Did southern African countries jump into democracy too soon?

Democracy has many advantages. Citizens enjoy many freedoms. They are free to speak, associate and worship as they please. Most importantly, as many people as possible take part in shaping the direction of their country.

Nevertheless, the question still remains as to whether a dirt-poor country can transition to prosperity by simply adopting democracy. Today nobody can give an example of any such country. In fact most prosperous young countries were already on a path to prosperity before adopting democracy. Strong not-so-democratic leadership was required to put these countries on such paths.

The problem with southern African country is that we jumped into democracy before putting ourselves on that path to prosperity. Democracy does have its underbelly. The question is whether the ills of democracy may not outweigh the advantages in the case of poor underdeveloped countries with electorates largely illiterate. It maybe  that in such instances, democracy maybe a drag rather a springboard.

Momentous experience as President Banda meets David Cameron at Number 10 Downing Streets as members of the Malawi Delegations look on
Momentous experience as President Banda meets David Cameron at Number 10 Downing Streets as members of the Malawi Delegations look on

The US is currently passing through the so-called ‘sequester’ in which most federal workers are either losing their jobs or having their hours severely cut. It is projected that the sequester will result in loss of revenue of billions of dollars in regions whose economy depend on the Federal government. The reason for this sequester is democracy – the two major parties in the country failed to agree on very basic issues!

Democracy can be expensive and can delay or stagnate progress. While rich countries like the US can handle these hiccups, poor countries pay dearly for such bickering. We have seen our own parliament fighting over useless things and spending lots of money in the process. Also, government is afraid to take certain positions lest it should be sued. Lately, millions of taxpayers’ Kwachas have been paid to certain people including government officials through the court system.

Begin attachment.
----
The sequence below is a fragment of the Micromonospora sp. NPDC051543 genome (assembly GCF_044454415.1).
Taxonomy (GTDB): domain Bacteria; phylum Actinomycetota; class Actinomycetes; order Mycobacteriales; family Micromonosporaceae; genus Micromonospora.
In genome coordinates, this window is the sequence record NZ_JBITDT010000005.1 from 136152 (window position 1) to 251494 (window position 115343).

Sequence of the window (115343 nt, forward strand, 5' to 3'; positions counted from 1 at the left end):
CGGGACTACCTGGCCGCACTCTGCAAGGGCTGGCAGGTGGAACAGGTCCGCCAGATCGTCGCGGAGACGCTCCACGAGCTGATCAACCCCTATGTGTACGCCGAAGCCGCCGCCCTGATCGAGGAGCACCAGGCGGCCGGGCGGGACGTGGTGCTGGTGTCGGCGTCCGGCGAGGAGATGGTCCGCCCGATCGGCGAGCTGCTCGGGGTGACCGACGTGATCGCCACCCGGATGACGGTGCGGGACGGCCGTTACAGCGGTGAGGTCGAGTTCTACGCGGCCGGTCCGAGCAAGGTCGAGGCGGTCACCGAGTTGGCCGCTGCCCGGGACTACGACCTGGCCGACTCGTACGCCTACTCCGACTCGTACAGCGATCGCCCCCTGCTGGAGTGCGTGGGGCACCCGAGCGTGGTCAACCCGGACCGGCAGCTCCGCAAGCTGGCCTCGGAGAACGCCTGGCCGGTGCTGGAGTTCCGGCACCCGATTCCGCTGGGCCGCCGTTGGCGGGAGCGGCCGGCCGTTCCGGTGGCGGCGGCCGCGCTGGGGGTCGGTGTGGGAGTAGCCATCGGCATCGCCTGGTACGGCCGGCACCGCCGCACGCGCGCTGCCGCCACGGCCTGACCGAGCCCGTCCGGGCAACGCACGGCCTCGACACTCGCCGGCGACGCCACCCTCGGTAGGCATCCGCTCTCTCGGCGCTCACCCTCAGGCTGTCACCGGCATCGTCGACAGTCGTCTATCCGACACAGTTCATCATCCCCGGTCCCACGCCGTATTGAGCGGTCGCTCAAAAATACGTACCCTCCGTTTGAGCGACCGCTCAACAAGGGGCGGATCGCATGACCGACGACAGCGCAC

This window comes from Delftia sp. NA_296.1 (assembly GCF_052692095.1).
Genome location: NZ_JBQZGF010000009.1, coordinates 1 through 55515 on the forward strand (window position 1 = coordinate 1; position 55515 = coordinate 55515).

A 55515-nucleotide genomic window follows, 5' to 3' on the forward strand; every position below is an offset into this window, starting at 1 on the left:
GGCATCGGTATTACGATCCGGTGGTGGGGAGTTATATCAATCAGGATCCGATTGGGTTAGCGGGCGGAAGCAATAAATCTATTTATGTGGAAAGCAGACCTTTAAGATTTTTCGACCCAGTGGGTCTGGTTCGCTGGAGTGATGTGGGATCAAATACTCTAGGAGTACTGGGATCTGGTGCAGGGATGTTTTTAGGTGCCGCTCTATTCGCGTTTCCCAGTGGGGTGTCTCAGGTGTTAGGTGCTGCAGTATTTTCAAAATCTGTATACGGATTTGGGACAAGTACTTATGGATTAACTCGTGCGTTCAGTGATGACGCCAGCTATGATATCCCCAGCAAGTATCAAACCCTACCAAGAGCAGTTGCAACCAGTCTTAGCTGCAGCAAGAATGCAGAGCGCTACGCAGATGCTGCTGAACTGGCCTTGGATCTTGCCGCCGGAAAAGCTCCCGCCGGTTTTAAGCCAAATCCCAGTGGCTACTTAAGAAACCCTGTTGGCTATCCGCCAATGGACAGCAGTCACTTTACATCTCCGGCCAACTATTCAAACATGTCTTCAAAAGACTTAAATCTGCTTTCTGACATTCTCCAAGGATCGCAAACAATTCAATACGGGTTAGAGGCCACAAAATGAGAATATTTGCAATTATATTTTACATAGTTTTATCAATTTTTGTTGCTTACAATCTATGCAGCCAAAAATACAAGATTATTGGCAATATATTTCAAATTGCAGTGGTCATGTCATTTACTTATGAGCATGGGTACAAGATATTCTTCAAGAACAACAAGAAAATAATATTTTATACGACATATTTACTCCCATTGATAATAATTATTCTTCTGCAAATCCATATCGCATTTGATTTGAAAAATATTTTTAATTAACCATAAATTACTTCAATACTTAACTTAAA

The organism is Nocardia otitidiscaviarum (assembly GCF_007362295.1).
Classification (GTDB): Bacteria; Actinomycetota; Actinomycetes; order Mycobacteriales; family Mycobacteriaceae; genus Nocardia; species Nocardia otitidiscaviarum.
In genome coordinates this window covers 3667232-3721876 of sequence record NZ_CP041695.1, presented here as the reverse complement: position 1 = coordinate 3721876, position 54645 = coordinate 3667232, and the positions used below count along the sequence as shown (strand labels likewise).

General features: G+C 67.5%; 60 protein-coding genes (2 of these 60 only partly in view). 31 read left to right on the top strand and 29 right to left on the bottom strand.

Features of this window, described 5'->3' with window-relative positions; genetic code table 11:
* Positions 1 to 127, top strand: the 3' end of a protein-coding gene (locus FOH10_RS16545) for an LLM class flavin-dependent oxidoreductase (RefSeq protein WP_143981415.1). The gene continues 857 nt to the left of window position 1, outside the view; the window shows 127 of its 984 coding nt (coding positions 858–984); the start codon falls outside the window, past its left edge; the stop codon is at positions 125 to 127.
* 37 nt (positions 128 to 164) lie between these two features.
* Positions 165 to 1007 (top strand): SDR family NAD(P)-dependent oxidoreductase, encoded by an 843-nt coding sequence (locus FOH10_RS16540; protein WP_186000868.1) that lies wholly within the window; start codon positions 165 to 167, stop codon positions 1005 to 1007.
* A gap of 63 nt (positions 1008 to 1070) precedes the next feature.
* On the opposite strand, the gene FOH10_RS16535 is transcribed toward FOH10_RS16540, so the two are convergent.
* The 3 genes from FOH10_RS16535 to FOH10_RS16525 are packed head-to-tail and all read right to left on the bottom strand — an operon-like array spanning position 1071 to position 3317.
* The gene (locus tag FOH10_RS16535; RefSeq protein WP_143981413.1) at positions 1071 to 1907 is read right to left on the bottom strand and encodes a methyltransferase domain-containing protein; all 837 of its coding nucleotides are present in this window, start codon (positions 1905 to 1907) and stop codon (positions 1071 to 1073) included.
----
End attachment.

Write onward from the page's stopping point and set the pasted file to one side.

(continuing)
The most laughable aspect of democracy in poor countries is the myth that somehow people in these countries choose their own leaders. We know that is not the case. Take, for instance, Zimbabwe’s last 4 elections – while the last two were marred by violence and rigging, the first 2 were clearly true representation of the people’s will. Unfortunately, the UK and the European Union were not happy with the elected president because of the issue with white farmers in that country.

These countries brought up lots of allegations against Zimbabwe because they wanted Morgan Tsvangirai to win. Why was Mr. Tsvangirai so appealing to them? This is the guy they could not themselves employ as a dogcatcher! It turns out that Mr. Tsvangirai was the person they could control easily. Thus, in the finally analysis these countries used the so-called democracy in Zimbabwe for their own interests.

We have another example much closer home. Notice how the British and David Cameron are feting President Joyce Banda. Why all the praise and admiration? What has Joyce Banda done to improve the country or what plan has she laid down for the future of the country? Zero, nothing! Our economy is still in a tailspin, and depending on how you define it, we may have political prisoners in the country. Corruption still abound – recently the president, her VP and another minister had to intervene in the affairs of the Central Medical Stores to make sure that a certain dubious company got certain a certain tender.